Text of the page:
'Mum starved and neglected me': The realities of living with a narcissist

‘Before I found out about her adultery,’ Bethany* says, ‘Mum told me that it was my fault she and my dad got divorced.’

To most parents, this would be an absolutely unthinkable thing to say to their child. But Bethany’s mum isn’t like most parents.

Not only did she blame her for her ‘messy divorce’ from Bethany’s father, she also pitted her and her sister against each other, and did everything she could to alienate her from her father. She hid letters she wanted to send him, and even forged a fake letter, pretending to be Bethany, telling her dad she never wanted to see him again.

‘She said that, because I was an easy kid compared to my sister, she couldn’t bear how much my dad would love me compared to her, and that it was tearing the family apart,’ she adds.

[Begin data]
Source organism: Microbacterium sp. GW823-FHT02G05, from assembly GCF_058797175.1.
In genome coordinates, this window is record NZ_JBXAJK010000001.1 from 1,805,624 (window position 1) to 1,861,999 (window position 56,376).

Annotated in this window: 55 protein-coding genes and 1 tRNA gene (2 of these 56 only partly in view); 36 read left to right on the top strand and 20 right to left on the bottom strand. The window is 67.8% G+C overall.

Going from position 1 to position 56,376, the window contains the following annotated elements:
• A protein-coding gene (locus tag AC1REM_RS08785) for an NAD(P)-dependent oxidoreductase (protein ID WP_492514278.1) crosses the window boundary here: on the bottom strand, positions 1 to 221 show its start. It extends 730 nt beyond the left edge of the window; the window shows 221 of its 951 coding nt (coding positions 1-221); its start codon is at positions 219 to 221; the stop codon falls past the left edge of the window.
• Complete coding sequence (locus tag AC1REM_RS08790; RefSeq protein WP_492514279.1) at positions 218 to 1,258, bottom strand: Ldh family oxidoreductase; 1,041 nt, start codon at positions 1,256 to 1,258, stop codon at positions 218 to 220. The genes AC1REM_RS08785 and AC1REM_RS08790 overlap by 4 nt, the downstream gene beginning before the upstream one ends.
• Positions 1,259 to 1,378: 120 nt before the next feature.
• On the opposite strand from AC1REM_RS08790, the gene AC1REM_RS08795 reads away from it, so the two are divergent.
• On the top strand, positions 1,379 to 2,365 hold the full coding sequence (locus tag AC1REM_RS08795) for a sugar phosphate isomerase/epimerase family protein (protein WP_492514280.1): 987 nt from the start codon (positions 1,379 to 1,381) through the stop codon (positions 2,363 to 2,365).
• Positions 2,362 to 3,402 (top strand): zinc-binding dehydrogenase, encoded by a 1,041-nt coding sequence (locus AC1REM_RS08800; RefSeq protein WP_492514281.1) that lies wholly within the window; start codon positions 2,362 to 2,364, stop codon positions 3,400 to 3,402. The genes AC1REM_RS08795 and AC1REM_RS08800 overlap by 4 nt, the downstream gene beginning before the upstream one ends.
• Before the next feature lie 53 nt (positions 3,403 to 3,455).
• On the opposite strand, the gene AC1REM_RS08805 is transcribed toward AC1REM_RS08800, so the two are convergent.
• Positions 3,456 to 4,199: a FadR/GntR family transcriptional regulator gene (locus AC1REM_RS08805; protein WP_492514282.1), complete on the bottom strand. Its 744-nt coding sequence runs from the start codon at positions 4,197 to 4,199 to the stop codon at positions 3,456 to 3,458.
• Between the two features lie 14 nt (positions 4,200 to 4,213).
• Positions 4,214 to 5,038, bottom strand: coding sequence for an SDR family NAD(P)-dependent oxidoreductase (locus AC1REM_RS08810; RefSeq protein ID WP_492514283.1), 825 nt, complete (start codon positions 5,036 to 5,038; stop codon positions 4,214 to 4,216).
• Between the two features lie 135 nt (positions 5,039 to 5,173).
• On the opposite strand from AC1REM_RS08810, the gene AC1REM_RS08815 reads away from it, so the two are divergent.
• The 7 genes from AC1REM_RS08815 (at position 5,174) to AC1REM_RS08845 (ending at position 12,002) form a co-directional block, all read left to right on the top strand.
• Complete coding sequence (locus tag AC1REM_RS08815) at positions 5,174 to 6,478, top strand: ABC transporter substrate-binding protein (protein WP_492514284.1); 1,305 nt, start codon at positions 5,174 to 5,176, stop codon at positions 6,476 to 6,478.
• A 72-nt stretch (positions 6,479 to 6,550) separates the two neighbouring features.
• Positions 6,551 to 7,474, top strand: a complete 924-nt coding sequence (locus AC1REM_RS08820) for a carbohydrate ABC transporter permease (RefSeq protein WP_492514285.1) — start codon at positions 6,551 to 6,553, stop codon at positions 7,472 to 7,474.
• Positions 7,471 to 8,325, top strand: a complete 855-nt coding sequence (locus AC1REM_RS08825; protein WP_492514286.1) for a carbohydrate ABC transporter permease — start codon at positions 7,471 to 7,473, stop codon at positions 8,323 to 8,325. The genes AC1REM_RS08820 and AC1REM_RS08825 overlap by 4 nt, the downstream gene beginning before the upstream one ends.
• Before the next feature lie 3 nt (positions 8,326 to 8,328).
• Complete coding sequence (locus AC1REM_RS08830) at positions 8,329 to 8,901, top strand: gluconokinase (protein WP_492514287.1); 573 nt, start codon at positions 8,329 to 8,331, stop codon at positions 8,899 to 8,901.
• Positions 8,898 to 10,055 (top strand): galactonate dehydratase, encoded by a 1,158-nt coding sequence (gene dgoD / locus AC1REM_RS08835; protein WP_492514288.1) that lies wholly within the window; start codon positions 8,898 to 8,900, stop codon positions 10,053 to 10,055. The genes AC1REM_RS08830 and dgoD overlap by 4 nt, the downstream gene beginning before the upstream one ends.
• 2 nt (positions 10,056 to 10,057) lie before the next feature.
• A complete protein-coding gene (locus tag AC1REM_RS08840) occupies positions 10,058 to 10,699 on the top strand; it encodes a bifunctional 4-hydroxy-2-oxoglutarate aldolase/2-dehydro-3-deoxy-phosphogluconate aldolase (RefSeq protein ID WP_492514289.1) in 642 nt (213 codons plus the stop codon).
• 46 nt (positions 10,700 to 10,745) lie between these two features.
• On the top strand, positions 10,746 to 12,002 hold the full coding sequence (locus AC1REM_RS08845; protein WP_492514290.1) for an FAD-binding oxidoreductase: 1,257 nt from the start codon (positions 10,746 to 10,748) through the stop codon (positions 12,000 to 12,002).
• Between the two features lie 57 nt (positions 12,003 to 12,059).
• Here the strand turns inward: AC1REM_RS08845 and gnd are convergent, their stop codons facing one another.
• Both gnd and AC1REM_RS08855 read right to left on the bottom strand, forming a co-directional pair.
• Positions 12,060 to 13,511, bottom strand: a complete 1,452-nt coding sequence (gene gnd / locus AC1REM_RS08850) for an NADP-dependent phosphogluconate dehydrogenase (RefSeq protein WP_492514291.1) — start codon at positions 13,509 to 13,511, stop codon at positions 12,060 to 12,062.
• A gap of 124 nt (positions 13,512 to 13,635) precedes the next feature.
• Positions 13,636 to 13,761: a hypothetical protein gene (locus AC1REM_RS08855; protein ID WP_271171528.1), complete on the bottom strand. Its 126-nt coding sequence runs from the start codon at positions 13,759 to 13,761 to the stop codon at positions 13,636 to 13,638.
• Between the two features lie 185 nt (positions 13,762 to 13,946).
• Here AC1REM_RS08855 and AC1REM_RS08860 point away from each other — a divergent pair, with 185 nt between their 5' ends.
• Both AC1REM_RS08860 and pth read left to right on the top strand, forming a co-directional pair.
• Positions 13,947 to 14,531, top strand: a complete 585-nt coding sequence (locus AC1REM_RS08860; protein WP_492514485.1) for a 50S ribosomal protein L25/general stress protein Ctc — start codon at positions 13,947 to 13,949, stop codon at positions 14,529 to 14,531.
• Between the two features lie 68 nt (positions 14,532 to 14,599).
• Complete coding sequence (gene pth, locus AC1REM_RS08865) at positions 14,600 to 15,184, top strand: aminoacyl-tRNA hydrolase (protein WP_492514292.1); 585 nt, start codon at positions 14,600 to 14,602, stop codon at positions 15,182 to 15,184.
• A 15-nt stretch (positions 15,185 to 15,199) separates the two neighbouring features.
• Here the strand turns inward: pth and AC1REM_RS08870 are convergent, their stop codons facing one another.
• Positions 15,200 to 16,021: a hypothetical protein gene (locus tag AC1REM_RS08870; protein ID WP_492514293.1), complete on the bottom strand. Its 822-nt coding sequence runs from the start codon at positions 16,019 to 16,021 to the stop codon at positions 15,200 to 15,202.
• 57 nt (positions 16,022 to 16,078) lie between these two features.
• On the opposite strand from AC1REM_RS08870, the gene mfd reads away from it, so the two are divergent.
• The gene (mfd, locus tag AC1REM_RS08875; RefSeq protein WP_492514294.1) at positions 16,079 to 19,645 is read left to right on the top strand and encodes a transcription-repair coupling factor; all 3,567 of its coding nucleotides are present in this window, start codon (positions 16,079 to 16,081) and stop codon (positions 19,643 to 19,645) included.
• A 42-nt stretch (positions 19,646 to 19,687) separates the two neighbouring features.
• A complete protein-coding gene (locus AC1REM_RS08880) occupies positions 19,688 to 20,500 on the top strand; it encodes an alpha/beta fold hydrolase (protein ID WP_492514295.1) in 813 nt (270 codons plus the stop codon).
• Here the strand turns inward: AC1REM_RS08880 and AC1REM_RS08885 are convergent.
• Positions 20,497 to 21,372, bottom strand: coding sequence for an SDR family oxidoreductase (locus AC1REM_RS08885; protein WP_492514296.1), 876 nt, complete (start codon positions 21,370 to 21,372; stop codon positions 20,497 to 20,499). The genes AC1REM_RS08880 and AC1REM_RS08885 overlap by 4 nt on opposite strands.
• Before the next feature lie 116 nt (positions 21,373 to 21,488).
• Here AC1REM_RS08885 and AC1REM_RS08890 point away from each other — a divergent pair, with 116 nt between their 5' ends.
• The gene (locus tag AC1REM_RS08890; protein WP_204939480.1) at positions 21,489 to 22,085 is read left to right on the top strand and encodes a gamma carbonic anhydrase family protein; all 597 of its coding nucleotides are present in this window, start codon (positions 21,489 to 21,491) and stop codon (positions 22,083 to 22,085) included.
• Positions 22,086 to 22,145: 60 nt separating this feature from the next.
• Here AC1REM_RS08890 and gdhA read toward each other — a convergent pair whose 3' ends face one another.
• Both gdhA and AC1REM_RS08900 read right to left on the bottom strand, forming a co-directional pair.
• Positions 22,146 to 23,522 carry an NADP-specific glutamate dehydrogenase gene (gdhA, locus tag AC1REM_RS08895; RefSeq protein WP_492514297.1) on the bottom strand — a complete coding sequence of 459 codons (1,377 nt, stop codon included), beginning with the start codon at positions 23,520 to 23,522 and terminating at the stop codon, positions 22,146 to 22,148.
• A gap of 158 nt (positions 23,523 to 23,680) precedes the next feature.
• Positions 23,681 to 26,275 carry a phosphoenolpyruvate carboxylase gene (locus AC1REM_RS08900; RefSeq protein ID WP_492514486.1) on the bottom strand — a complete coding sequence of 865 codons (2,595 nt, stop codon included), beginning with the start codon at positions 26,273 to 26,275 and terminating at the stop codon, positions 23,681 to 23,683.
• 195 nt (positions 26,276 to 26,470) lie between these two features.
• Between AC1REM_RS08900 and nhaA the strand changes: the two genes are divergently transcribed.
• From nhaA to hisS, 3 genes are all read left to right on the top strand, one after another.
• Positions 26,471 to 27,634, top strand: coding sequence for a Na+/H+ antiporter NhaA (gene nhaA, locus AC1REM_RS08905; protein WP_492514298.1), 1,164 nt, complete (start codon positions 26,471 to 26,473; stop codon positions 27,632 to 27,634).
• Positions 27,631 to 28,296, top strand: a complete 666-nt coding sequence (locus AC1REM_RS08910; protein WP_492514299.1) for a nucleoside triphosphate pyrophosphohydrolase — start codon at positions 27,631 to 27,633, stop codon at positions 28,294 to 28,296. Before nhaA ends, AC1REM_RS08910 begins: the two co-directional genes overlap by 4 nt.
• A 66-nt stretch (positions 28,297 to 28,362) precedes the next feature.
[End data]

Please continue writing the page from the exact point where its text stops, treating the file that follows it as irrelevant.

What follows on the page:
‘This was psychopathic, I now see in hindsight.’

From the outside, Bethany’s home life looked great, but inside it was a painfully different story.

‘We’d go on these crazy holidays every year,’ she recalls. ‘We went to Disney World every year for like 10 years, but she would take us for a $5 [£3.93] buffet for breakfast and say: “This is all you’re getting for the day.”

‘And as someone who’s always had a high metabolism I’d be starving by 10am. And I was 10 years old, so I’d have ice cream and jelly beans for breakfast, and really not set myself up for the day.

‘She’d also get in these massive rages and would abandon us in massive car parks in a country with guns and sexual violence.’

While Bethany feels like she doesn’t know enough about narcissists to use the word to describe her mother, she did tell us that her mother’s cruelty meant that she ‘related a lot’ to a previous article we’d written on the subject.

Meanwhile, Emilie* has no problem assigning that label to her grandfather.

‘Even as a kid,’ she says, ‘I could tell that he was very manipulative.